When Michael Jackson died, it only took one year for an album of previously unreleased music by the King of Pop to be unleashed, without his permission, into the world. The same invasion of privacy befell Prince and Amy Winehouse. By releasing her own unreleased music on her terms and whilst she’s still with us, Mariah Carey is seizing the control that so many of her peers have lost.
She is, inarguably, one of the last living legends. With the deaths of Prince, Michael Jackson and Whitney Houston, she seems to be sitting in a league all on her own. When singers Brandy and Monica recently did their episode of ‘Verzuz’, a series in which musicians have a friendly face off against their contemporaries with only their own music catalogues at hand, there were plenty of tweets questioning who Mariah could face off against. The answer; no one alive. This general consensus not only cements how powerful and diverse her discography is to those who admire it, but just how special it is that she has gifted her truly dedicated fans with The Rarities.
The Rarities is a compilation of what you would expect. The majority of the songs are not only rare, but never before heard tracks from her 30-year career. Some of the songs are B-sides and bonus tracks from singles and albums released back in the 90s so super fans have already heard them one way or another. Fortunately, that only applies to three of the songs on the first half of the album so there is still plenty of new material. In case that wasn’t enough, the second half of the album is a high-quality release of probably her greatest concert of all time; 1996 – Live at the Tokyo Dome.
Mariah has fully embraced the perfect blend of pop and R&B
The first half of the album, comprised of purely unreleased material, acts as an excavation of her evolution as an artist. The opening track, ‘Here We Go Around Again (1990)’, is a reject from her eponymous first album, Mariah Carey, and it carries an infectious 80s inspired beat. However, by the time the eleventh track, ‘Cool on You (2007)’, rolls around, Mariah has fully embraced the perfect blend of pop and R&B that she has nurtured and tweaked over the years. This album is a journey that unfolds to reveal how Mariah Carey’s increased creative control over the years caused vast changes in her style. It’s important to note that this is meant to be appreciated as compilation album, because viewing it as a studio album would ruin the experience. At face value, it is wholly incoherent. The vast jumps in style and genre mean this album cannot be listened to as anything but a collection amassed over 30 years.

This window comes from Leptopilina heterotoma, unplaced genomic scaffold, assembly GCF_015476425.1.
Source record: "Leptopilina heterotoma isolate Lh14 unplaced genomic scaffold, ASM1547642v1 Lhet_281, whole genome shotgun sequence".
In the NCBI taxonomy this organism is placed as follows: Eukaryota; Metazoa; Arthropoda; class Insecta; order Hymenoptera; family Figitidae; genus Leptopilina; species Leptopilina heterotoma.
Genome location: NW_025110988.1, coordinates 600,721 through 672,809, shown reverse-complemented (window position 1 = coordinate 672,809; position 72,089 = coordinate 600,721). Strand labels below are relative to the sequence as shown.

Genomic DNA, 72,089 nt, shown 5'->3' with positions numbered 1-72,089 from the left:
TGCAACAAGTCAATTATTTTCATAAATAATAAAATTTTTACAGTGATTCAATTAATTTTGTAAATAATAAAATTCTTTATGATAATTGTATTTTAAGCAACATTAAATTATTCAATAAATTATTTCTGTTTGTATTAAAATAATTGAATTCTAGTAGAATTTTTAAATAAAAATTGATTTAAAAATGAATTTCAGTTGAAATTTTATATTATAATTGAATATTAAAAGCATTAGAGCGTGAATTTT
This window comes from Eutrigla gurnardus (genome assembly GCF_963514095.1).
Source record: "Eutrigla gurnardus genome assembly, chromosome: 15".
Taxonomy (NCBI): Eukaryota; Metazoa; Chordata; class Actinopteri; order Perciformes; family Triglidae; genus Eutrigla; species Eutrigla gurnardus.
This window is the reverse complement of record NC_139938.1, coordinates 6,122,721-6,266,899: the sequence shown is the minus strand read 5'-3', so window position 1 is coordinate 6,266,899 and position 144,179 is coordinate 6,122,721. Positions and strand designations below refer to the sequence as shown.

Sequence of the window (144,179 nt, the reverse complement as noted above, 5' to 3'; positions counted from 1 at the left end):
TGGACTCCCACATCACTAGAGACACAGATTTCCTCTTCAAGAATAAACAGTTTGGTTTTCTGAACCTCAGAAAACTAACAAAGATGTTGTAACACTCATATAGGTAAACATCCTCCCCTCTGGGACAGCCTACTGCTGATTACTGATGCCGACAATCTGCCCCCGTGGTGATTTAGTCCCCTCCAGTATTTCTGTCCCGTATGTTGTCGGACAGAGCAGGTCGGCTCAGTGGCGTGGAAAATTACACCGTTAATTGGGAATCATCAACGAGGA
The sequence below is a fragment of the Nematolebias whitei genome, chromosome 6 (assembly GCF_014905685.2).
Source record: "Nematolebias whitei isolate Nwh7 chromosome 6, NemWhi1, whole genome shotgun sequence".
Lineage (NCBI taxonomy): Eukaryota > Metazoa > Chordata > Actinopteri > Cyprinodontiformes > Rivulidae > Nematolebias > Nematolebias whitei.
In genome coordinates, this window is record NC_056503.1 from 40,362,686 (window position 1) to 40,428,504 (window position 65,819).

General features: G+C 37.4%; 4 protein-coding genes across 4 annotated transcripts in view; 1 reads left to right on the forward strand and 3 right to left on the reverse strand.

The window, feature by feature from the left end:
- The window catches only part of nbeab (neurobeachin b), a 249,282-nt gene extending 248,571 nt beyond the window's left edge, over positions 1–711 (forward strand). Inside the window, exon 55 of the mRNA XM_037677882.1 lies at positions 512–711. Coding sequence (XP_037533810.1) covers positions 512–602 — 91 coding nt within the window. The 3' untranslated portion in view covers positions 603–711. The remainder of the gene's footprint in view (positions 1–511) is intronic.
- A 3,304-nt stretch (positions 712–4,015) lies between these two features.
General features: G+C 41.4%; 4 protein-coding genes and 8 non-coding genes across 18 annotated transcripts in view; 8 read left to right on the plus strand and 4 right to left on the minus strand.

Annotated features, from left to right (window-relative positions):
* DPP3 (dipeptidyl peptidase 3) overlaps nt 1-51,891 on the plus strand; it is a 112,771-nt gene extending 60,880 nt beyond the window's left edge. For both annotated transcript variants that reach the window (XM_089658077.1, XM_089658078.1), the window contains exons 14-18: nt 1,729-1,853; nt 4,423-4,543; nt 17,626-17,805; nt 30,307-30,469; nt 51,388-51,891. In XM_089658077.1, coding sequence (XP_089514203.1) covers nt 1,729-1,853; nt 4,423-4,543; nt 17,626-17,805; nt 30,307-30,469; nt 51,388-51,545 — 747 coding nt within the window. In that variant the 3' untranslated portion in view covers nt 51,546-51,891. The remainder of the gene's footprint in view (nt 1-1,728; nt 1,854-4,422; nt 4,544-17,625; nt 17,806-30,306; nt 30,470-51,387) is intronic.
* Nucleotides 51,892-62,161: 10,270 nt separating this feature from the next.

A highlight of the album is ‘Loverboy (Firecracker Original Version) ’, her lost hit of early noughties. Carey had been forced to release a different version in 2001 after immense sabotage saw Jennifer Lopez use the Yellow Magic Orchestra ‘Firecracker’ sample on her single, ‘I’m Real’, before Carey could release her own song. Within her fandom, the tale of Jennifer Lopez’s involvement in sabotaging Mariah’s project is considered an important piece of lore. To finally be able to hear ‘Loverboy’ as Mariah intended, almost 20 years after its initial conception, is beyond satisfying. Then again, if the sample debacle had never taken place, we would have never received Mariah’s famous and timeless “I Don’t Know Her” line.
Simultaneously, Carey has also released her first memoir, The Meaning of Mariah Carey, an exploration of her struggle to discover and accept her identity. The Rarities compliments the memoir profusely as it documents her struggle to become the R&B artist that she always wanted to be, without label interference. Although 2020 may be the definitive make or break experience for the average person, Mariah Carey has used it as the arena for a retrospective on her life both audibly and in print. The Rarities cements her importance within the genres of pop, R&B and hip-hop, and showcases her unparalleled contributions.